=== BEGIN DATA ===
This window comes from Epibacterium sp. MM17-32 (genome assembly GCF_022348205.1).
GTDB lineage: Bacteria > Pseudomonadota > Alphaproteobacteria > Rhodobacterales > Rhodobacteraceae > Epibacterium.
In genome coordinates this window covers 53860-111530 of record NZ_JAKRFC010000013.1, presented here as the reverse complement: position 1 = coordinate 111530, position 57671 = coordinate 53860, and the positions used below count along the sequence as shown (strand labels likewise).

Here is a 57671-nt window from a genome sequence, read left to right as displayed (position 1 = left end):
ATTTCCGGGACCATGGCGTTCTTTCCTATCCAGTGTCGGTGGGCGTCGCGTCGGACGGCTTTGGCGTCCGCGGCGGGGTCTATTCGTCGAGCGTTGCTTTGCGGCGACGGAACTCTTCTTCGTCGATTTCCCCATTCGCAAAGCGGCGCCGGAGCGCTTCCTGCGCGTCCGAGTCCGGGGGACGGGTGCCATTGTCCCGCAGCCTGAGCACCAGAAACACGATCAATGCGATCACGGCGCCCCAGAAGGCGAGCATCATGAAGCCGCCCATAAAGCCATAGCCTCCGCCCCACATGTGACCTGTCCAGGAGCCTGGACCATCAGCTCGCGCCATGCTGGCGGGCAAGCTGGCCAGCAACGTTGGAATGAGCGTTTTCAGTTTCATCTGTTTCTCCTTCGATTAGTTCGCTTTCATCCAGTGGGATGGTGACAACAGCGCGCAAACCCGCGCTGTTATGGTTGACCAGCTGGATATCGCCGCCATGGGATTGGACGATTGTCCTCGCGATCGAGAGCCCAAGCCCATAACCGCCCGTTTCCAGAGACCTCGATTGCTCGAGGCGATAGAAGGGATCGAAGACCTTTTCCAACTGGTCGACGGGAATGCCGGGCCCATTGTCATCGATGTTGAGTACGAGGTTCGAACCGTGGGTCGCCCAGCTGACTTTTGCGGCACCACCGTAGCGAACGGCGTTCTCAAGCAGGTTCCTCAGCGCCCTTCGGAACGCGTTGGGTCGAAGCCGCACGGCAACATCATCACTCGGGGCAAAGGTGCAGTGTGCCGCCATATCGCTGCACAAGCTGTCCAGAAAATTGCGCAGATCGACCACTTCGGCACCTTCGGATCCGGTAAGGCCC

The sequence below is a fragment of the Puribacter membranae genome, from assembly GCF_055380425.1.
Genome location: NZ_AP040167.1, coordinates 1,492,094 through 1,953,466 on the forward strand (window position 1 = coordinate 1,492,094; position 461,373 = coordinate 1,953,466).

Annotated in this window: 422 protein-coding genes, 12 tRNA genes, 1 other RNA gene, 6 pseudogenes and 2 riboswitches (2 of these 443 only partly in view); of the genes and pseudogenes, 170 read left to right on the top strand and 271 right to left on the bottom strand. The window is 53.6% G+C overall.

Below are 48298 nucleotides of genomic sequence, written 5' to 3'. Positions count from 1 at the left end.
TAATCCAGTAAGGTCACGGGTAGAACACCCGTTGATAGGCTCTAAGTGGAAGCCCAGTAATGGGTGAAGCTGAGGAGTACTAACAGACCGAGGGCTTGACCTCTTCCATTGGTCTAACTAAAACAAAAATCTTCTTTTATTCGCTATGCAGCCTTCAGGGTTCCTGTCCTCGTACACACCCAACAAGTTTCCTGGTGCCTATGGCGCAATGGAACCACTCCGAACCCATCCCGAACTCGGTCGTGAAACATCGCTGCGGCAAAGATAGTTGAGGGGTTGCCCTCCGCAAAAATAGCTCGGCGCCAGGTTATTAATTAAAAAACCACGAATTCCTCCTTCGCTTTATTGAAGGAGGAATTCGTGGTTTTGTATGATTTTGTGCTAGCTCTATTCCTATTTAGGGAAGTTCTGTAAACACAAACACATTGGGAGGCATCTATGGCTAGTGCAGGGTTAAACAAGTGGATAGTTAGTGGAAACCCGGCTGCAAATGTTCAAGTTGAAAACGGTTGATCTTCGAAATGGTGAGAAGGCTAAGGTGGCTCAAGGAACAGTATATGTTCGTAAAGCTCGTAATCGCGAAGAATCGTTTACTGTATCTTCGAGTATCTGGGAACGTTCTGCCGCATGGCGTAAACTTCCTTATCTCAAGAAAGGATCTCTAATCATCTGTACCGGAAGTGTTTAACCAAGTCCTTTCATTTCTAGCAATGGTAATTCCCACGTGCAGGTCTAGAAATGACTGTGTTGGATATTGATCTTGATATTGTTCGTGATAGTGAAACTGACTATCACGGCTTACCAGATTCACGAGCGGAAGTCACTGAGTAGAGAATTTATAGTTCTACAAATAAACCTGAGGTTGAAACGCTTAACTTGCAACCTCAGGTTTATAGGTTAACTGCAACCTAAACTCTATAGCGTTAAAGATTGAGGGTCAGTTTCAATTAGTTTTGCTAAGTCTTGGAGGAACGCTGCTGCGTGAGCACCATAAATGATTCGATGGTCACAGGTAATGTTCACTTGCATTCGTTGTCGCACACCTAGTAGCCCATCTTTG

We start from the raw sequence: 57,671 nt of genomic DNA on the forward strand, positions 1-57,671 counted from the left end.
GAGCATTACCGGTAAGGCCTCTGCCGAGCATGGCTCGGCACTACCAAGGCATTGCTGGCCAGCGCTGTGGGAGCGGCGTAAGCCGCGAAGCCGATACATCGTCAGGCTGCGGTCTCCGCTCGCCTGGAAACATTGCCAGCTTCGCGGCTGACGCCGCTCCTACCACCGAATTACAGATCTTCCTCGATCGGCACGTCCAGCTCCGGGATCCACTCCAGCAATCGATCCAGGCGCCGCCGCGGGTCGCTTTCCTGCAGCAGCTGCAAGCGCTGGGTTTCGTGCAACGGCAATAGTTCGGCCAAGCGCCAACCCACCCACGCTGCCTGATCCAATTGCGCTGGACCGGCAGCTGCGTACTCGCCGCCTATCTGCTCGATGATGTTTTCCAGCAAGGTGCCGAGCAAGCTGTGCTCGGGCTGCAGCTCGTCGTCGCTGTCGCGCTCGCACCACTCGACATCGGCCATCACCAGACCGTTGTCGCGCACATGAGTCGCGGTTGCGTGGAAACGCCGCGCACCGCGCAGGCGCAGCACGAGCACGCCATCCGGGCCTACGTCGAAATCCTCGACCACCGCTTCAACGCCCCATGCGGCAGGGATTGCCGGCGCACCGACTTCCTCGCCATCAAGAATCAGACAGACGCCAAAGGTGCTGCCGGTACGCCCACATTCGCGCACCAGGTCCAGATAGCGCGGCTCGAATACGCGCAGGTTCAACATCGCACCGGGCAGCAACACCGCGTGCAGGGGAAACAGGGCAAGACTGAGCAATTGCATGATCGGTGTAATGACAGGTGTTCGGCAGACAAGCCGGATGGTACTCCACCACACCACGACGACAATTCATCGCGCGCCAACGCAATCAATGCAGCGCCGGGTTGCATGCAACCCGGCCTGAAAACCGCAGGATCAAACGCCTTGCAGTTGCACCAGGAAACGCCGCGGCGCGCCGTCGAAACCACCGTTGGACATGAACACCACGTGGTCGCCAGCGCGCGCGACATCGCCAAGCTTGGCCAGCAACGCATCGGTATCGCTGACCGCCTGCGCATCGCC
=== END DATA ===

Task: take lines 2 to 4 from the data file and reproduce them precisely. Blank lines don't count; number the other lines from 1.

GTDB lineage: Bacteria > Pseudomonadota > Alphaproteobacteria > Rhodobacterales > Rhodobacteraceae > Epibacterium.
In genome coordinates this window covers 53860-111530 of record NZ_JAKRFC010000013.1, presented here as the reverse complement: position 1 = coordinate 111530, position 57671 = coordinate 53860, and the positions used below count along the sequence as shown (strand labels likewise).

Here is a 57671-nt window from a genome sequence, read left to right as displayed (position 1 = left end):